Human Body Veins
A vein is an elastic blood vessel that transports blood from various regions of the body to the heart. Veins are components of the cardiovascular system, which circulates blood to provide nutrients to the cells of the body. Unlike the high pressure arterial system, the venous system is a low pressure system that relies on muscle contractions to return blood to the heart. Sometimes vein problems can occur, most commonly due to either a blood clot or a vein defect.
Types Of Vein:
Pulmonary hypertension is a type of high blood pressure that affects the arteries in your lungs and the right side of your heart. In one form of pulmonary hypertension, tiny arteries in your lungs, called pulmonary arterioles, and capillaries become narrowed, blocked or destroyed. This makes it harder for blood to flow through your lungs, and raises pressure within your lungs' arteries. As the pressure builds, your heart's lower right chamber (right ventricle) must work harder to pump blood through your lungs, eventually causing your heart muscle to weaken and fail.
The systemic circuit carries deoxygenated blood from the rest of the body back to your heart, where it then enters the pulmonary circuit for oxygen. Most veins are systemic veins.
These are found in muscles or along bones. The tunica in time of a deep vein usually has a one-way valve to prevent blood from flowing backward. Nearby muscles also compress the deep vein to keep blood moving forward.
These are located in the fatty layer under your skin. The tunica intima of a superficial vein can also have a one-way valve. However, without a nearby muscle for compression, they tend to move blood more slowly than deep veins do.
Blood from superficial veins is often directed into the deep veins through short veins called connecting veins. Valves in these veins allow blood to flow from the superficial veins to your deep veins, but not the other way.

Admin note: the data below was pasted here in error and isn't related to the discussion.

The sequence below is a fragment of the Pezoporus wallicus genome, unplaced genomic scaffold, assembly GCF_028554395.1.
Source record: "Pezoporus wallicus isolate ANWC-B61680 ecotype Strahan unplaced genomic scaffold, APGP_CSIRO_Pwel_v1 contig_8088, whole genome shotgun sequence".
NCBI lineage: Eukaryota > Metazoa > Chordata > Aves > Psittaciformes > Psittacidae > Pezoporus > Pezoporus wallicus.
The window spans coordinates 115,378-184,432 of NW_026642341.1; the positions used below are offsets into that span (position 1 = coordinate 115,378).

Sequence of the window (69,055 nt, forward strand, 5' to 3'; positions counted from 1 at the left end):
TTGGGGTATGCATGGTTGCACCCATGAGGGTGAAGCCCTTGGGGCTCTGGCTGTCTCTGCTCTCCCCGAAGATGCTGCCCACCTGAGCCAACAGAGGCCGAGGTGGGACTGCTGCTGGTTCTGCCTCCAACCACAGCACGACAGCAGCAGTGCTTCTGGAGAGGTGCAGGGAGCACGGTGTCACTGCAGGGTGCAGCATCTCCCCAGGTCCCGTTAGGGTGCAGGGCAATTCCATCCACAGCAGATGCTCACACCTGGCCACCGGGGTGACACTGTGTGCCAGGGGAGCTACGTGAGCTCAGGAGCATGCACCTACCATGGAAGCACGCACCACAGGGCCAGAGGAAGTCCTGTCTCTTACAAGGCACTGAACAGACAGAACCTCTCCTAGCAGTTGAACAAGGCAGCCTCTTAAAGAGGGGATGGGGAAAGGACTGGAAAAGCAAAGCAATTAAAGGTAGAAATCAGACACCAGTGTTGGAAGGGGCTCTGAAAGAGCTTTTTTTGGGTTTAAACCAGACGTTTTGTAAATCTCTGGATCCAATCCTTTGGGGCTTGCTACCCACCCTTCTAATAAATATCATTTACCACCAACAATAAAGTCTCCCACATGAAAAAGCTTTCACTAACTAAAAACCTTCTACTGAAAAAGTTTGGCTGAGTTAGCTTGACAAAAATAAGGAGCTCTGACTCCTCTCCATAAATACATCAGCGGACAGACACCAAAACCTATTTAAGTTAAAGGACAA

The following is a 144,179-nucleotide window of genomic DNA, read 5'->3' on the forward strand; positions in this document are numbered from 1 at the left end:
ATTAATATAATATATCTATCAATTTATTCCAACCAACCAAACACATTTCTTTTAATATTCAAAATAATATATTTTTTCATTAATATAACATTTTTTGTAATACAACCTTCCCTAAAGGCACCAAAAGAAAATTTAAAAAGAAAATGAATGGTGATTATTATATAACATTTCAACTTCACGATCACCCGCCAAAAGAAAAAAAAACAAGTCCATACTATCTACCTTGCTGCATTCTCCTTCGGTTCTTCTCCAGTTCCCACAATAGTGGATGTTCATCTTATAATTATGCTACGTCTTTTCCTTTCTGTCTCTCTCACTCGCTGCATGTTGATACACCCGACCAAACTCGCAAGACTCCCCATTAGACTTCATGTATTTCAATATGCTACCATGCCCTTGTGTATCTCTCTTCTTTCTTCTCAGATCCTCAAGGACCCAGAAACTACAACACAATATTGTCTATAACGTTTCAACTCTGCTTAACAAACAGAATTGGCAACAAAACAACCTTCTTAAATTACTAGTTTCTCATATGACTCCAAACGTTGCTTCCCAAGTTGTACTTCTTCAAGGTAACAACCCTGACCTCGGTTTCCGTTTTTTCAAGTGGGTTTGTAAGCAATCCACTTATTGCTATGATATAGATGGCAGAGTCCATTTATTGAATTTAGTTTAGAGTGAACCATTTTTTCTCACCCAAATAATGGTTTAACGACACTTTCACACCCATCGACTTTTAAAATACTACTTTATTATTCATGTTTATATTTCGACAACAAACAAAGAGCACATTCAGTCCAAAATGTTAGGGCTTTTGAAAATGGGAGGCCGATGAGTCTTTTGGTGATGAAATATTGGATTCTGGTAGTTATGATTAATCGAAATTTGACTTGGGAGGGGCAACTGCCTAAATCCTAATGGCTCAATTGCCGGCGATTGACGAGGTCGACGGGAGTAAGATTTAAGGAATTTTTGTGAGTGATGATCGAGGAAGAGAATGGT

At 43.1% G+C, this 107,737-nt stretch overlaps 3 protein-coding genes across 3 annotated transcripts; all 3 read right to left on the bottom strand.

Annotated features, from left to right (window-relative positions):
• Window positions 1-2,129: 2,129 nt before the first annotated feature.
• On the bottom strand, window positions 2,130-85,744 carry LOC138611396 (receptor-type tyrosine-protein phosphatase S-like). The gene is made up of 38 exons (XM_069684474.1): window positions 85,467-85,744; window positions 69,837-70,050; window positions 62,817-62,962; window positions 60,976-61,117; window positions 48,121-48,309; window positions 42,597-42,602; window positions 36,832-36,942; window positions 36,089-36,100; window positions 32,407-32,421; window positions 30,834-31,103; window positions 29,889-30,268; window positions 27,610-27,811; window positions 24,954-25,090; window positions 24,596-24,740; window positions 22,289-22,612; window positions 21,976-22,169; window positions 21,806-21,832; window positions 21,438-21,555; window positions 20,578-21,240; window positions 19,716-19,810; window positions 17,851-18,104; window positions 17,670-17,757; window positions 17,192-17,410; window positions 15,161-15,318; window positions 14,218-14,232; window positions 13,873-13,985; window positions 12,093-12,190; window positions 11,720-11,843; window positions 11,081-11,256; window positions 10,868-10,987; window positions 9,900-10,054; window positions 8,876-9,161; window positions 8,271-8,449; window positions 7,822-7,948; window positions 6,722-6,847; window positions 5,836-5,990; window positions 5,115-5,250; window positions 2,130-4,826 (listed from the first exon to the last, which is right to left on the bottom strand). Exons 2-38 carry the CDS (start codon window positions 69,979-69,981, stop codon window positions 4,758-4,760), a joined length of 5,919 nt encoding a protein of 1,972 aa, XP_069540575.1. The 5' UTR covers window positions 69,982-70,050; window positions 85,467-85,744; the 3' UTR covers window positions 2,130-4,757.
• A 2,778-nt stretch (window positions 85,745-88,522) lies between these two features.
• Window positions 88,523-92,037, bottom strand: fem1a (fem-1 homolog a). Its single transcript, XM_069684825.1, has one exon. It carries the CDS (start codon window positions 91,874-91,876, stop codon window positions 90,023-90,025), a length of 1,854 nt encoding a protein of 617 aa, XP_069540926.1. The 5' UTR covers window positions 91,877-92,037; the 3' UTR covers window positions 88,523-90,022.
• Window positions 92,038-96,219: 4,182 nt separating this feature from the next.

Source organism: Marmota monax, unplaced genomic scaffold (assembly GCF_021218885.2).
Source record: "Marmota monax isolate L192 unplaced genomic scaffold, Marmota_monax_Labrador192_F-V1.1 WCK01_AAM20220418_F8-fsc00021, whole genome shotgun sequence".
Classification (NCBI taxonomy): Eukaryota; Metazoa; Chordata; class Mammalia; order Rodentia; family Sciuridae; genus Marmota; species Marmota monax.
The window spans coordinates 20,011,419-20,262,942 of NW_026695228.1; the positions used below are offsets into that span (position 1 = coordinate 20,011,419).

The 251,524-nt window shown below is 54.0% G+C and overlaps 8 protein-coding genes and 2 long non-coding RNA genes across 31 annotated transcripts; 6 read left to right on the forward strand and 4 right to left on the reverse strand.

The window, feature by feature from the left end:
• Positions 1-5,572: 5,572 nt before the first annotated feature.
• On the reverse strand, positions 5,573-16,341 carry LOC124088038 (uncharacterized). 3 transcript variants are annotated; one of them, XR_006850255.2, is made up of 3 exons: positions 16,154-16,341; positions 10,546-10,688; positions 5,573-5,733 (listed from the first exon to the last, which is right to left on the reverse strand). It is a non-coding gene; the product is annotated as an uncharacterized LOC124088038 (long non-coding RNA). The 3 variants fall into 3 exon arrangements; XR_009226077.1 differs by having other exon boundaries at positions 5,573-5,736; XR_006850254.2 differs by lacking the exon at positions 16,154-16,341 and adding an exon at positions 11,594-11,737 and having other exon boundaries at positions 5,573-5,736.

A vein can range in size from 1 millimeter to 1-1.5 centimeters in diameter. The smallest veins in the body are called venules. They receive blood from the arteries via the arterioles and capillaries. The venules branch into larger veins which eventually carry the blood to the largest veins in the body, the vena cava. Blood is then transported from the superior vena cava and inferior vena cava to the right atrium of the heart.
Veins are composed of layers of thin tissue. The vein wall consists of three layers:
- : The strong outer covering of arteries and veins. It is composed of connective tissue as well as collagen and elastic fibers. These fibers allow the arteries and veins to stretch to prevent over expansion due to the pressure that is exerted on the walls by blood flow.
- : The middle layer of the walls of arteries and veins. It is composed of smooth muscle and elastic fibers. This layer is thicker in arteries than in veins.
- : The inner layer of arteries and veins. In arteries, this layer is composed of an elastic membrane lining and smooth endothelium (a special type of epithelial tissue) that is covered by elastic tissues. Veins do not contain the elastic membrane lining that is found in arteries. In some veins, the tunica intima layer also contains valves to keep blood flowing in a single direction.
Vein walls are thinner and more elastic than artery walls. This allows veins to hold more blood than arteries.